Canadian wine

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Canadian wine is wine produced in Canada. Ontario and British Columbia are the two largest wine-producing provinces in Canada, with two-thirds of the Canada's vineyard acreage situated in Ontario.[1] However, wine producing regions are also present in other provinces, including Alberta, Quebec, New Brunswick and Nova Scotia.

In 2015, Canada produced 56.2 million litres of wine, with 62 per cent of that total originating from Ontario. The second largest wine-producing province, British Columbia, constitutes 33 per cent of Canada's wine production.[2] Between 2006 and 2011, 68 per cent of Canadian wine exports came from Ontario-based wineries; with 14 per cent of exports originating from British Columbia, 12 per cent from Quebec, and six per cent from Alberta.[1]

Ice wine can be produced reliably in most Canadian wine-producing regions. As a result, Canada is the world's leading icewine producer, with more icewine produced in Canada than all other countries combined.[1] More than 90 per cent of Canadian icewines originates from Ontario,[3] although the product is also produced in British Columbia, Quebec, and Nova Scotia.[1] In addition to standard grape wines, and icewines, the country is also home to several fruit wineries and meaderies, found in provinces such as in Alberta, Saskatchewan and Manitoba, provinces whose local climate is not favourable for grape production.[4]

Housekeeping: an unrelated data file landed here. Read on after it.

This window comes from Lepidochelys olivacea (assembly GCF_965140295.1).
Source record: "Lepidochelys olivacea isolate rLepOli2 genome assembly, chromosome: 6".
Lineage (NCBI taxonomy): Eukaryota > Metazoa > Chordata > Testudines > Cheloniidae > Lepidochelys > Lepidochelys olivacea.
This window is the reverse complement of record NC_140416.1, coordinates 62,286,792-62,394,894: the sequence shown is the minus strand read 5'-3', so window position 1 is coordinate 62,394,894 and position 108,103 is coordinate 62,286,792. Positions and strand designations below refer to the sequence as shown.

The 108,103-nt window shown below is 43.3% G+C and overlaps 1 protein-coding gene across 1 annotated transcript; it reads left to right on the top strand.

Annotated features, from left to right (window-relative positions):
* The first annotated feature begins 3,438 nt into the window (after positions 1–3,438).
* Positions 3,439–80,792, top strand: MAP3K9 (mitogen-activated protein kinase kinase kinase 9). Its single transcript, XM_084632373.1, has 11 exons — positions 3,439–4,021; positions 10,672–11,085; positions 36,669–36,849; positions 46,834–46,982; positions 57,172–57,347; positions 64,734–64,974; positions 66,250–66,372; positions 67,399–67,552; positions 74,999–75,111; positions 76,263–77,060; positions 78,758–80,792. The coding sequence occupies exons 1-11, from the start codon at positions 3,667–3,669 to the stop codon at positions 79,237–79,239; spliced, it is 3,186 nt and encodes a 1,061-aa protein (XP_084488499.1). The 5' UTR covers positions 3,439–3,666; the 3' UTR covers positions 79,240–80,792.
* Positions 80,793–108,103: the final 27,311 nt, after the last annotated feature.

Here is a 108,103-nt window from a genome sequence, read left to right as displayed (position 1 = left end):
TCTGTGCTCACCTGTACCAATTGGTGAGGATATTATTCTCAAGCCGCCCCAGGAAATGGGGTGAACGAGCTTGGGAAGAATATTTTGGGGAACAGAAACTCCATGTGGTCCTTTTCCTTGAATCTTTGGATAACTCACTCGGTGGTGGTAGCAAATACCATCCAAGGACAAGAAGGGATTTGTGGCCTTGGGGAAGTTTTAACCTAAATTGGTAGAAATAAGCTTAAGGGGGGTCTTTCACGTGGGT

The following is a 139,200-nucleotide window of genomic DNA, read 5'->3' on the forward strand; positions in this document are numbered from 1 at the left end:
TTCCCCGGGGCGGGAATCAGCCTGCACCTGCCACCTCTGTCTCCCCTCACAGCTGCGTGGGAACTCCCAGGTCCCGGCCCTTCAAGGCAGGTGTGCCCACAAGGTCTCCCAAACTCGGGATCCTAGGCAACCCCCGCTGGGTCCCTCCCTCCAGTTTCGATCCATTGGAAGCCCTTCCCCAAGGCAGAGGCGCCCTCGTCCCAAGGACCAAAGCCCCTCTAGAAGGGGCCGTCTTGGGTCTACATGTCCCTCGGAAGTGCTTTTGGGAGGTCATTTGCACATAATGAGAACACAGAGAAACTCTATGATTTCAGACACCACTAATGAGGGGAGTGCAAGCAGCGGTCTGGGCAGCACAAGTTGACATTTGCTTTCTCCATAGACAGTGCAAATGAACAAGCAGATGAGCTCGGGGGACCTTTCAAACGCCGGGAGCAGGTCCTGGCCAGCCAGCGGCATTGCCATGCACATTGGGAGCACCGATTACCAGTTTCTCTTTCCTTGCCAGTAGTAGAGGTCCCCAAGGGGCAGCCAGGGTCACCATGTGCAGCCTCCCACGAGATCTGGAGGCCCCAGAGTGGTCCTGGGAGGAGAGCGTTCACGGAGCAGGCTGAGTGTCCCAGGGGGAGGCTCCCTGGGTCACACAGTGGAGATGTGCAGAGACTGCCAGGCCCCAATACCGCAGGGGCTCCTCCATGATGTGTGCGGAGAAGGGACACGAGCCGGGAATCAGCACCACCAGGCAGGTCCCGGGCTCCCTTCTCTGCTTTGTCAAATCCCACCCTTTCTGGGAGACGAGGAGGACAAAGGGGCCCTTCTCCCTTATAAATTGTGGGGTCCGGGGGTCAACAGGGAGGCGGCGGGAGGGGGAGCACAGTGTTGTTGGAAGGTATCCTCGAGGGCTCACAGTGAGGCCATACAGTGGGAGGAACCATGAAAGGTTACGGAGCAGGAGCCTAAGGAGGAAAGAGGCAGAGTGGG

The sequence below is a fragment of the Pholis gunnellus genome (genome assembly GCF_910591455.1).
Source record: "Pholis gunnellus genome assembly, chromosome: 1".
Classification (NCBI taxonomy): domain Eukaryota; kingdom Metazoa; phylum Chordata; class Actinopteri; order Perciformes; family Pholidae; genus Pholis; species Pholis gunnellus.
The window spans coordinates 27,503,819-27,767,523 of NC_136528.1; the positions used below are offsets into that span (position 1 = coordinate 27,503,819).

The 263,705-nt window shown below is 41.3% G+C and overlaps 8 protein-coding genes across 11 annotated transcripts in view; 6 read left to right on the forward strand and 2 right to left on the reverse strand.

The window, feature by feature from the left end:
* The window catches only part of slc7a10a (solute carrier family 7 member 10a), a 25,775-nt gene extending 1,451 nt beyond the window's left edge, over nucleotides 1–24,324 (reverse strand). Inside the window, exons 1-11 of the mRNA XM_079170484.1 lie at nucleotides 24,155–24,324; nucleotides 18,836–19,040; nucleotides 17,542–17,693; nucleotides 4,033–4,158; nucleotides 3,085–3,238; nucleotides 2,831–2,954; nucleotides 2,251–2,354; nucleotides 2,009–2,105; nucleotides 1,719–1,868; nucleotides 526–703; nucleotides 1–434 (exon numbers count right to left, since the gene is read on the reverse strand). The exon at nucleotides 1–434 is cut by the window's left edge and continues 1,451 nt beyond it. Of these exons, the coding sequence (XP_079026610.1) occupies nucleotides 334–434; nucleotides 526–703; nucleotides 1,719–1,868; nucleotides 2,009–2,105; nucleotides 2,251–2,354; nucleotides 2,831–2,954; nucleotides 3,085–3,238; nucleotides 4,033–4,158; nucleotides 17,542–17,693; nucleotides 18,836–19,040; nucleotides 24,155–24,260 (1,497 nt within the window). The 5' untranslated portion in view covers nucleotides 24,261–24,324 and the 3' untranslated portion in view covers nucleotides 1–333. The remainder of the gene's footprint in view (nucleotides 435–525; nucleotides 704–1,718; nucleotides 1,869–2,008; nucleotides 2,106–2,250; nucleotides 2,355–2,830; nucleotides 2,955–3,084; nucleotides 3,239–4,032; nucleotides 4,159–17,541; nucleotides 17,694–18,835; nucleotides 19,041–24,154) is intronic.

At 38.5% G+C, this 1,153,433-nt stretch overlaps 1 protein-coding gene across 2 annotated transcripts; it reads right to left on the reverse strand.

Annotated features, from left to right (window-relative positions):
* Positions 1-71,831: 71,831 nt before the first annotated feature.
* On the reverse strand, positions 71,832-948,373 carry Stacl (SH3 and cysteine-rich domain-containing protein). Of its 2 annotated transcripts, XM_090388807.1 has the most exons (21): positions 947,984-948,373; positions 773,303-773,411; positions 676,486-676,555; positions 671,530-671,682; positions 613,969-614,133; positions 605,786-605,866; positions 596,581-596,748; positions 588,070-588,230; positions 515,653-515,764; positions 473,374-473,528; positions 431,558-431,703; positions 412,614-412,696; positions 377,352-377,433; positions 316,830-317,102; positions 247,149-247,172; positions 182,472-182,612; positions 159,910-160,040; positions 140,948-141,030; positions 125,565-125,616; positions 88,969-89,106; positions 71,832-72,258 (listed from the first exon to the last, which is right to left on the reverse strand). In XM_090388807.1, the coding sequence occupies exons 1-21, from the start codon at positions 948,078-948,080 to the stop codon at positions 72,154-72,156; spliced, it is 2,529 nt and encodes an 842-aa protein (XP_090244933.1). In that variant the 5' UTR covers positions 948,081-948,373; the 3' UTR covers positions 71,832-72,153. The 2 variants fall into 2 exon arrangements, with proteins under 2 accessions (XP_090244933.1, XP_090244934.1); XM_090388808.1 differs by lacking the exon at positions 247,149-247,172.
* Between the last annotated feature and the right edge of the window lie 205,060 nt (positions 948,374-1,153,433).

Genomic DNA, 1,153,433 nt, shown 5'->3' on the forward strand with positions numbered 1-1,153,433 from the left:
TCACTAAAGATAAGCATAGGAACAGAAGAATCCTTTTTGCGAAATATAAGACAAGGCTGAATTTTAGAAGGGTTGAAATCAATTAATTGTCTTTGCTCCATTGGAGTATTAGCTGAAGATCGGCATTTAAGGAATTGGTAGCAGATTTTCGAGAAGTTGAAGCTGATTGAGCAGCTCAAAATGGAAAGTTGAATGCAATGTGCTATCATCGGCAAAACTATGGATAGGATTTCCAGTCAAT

A vineyard in Canada, 1905. The first commercial winery was opened in Canada in the mid-19th century.

Canadian wine has been produced for over 200 years. Early settlers tried to cultivate Vitis vinifera grapes from Europe with limited success. They found it necessary to focus on the native species of Vitis labrusca and Vitis riparia along with various hybrids. However, the market was limited for such wines because of their peculiar taste which was often called "foxy". However, this became less apparent when the juice was made into Port- and Sherry-styled wines. In 1866, the first commercial winery opened in Canada, situated on Pelee Island in Ontario.[1]